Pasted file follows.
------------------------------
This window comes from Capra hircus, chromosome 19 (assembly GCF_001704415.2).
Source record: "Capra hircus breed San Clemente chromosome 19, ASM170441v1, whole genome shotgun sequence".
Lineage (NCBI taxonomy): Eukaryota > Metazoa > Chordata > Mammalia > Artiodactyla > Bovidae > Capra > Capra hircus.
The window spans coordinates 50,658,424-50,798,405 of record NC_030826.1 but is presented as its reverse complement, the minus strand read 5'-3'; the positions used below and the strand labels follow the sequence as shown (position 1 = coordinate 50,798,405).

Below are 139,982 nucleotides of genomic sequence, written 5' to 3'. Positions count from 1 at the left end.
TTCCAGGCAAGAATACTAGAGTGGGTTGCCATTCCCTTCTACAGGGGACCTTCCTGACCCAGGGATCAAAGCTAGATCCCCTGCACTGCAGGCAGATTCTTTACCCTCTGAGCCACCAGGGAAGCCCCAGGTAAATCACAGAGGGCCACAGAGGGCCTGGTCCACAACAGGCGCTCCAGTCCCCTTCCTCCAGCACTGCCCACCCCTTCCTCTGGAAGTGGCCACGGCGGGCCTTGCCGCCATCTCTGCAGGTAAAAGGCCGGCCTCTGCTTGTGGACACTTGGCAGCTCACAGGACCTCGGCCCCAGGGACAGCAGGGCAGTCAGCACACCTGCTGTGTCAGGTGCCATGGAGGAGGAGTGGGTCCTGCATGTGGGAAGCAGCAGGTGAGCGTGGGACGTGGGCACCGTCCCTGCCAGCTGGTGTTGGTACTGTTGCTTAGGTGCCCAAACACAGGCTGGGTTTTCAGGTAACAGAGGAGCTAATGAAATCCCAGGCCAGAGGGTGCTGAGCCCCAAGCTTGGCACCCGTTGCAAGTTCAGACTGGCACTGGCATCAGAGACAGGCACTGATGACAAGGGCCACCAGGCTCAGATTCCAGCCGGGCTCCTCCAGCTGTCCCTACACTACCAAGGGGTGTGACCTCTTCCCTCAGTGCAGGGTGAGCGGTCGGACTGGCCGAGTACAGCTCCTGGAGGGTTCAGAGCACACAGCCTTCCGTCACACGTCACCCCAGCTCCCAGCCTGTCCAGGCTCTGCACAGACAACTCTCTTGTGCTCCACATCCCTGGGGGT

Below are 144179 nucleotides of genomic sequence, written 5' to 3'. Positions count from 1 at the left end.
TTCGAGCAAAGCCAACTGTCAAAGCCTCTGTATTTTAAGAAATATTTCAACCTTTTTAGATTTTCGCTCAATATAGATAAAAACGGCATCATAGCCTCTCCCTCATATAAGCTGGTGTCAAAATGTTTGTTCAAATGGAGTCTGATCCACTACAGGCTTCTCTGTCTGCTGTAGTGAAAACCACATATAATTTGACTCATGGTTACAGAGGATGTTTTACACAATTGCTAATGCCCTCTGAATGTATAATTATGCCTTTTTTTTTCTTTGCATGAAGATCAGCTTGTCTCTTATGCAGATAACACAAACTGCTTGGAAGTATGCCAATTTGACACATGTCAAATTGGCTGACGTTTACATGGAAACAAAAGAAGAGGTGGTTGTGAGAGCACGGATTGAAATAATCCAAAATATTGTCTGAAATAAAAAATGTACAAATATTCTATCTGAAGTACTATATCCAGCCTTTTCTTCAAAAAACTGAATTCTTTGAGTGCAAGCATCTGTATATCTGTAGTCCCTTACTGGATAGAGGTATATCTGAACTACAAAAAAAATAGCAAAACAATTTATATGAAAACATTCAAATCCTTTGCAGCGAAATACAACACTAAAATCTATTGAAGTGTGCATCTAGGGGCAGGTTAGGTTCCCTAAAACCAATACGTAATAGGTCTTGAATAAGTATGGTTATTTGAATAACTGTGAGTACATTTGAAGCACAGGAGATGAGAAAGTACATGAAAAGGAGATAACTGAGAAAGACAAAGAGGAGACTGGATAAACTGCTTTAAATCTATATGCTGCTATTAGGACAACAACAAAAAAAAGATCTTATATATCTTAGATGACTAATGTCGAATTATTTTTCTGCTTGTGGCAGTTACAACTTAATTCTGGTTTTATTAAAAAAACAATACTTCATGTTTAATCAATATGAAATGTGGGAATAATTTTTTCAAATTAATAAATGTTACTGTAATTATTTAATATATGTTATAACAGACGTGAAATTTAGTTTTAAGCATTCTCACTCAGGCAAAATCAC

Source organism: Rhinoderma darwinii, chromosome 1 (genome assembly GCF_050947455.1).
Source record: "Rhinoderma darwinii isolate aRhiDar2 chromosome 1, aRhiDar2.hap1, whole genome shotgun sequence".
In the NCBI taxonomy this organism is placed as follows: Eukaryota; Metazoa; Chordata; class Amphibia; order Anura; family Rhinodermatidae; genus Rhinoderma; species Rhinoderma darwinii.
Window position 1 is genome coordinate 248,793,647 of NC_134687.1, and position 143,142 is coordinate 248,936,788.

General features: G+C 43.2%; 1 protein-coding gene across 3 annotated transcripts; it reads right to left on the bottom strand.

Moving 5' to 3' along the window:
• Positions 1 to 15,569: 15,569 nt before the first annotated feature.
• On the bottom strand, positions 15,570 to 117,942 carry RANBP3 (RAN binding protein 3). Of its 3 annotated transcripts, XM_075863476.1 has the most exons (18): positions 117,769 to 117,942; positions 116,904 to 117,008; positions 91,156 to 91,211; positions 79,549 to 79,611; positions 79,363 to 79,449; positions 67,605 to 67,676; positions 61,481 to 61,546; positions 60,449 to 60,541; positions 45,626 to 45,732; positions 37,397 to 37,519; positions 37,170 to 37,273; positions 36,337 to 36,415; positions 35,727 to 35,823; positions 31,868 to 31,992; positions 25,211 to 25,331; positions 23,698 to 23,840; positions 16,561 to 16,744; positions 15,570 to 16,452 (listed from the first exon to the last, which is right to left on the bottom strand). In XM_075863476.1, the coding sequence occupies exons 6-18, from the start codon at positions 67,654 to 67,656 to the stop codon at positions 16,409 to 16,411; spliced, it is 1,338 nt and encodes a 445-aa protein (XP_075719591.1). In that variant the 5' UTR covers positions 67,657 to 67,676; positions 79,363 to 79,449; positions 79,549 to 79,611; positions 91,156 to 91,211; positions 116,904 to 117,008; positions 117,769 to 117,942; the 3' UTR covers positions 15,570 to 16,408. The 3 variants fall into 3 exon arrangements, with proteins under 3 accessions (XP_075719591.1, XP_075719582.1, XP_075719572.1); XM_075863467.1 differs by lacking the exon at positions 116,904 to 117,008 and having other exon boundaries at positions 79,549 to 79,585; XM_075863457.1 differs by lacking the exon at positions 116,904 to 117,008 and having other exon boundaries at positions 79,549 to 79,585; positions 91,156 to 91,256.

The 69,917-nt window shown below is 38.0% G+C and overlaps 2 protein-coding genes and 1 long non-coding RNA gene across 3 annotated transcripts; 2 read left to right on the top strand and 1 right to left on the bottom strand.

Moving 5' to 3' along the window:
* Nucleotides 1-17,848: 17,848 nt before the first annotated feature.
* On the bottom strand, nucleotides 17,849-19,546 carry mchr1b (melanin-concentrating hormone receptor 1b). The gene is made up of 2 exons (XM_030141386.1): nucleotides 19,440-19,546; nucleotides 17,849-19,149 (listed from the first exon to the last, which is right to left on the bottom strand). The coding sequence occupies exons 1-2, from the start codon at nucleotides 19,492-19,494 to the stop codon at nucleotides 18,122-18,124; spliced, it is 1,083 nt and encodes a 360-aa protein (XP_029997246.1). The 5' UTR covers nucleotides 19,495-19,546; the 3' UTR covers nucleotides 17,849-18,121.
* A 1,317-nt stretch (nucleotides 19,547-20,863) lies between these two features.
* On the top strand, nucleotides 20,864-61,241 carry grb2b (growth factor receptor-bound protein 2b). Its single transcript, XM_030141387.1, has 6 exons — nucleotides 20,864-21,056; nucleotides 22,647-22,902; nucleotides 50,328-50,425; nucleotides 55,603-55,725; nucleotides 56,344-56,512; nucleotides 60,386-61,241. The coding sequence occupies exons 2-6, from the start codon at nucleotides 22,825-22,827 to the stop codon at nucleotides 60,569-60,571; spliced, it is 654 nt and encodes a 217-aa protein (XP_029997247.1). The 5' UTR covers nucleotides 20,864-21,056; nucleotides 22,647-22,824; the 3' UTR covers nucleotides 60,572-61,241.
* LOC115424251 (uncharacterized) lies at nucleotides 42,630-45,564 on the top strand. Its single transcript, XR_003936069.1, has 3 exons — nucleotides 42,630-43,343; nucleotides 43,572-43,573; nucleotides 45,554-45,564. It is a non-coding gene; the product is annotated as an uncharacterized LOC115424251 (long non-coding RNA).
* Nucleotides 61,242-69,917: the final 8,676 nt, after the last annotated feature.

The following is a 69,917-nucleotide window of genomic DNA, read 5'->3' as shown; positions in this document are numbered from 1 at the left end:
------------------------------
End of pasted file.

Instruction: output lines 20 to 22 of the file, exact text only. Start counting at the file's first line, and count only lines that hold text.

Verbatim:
* On the bottom strand, nucleotides 17,849-19,546 carry mchr1b (melanin-concentrating hormone receptor 1b). The gene is made up of 2 exons (XM_030141386.1): nucleotides 19,440-19,546; nucleotides 17,849-19,149 (listed from the first exon to the last, which is right to left on the bottom strand). The coding sequence occupies exons 1-2, from the start codon at nucleotides 19,492-19,494 to the stop codon at nucleotides 18,122-18,124; spliced, it is 1,083 nt and encodes a 360-aa protein (XP_029997246.1). The 5' UTR covers nucleotides 19,495-19,546; the 3' UTR covers nucleotides 17,849-18,121.
* A 1,317-nt stretch (nucleotides 19,547-20,863) lies between these two features.
* On the top strand, nucleotides 20,864-61,241 carry grb2b (growth factor receptor-bound protein 2b). Its single transcript, XM_030141387.1, has 6 exons — nucleotides 20,864-21,056; nucleotides 22,647-22,902; nucleotides 50,328-50,425; nucleotides 55,603-55,725; nucleotides 56,344-56,512; nucleotides 60,386-61,241. The coding sequence occupies exons 2-6, from the start codon at nucleotides 22,825-22,827 to the stop codon at nucleotides 60,569-60,571; spliced, it is 654 nt and encodes a 217-aa protein (XP_029997247.1). The 5' UTR covers nucleotides 20,864-21,056; nucleotides 22,647-22,824; the 3' UTR covers nucleotides 60,572-61,241.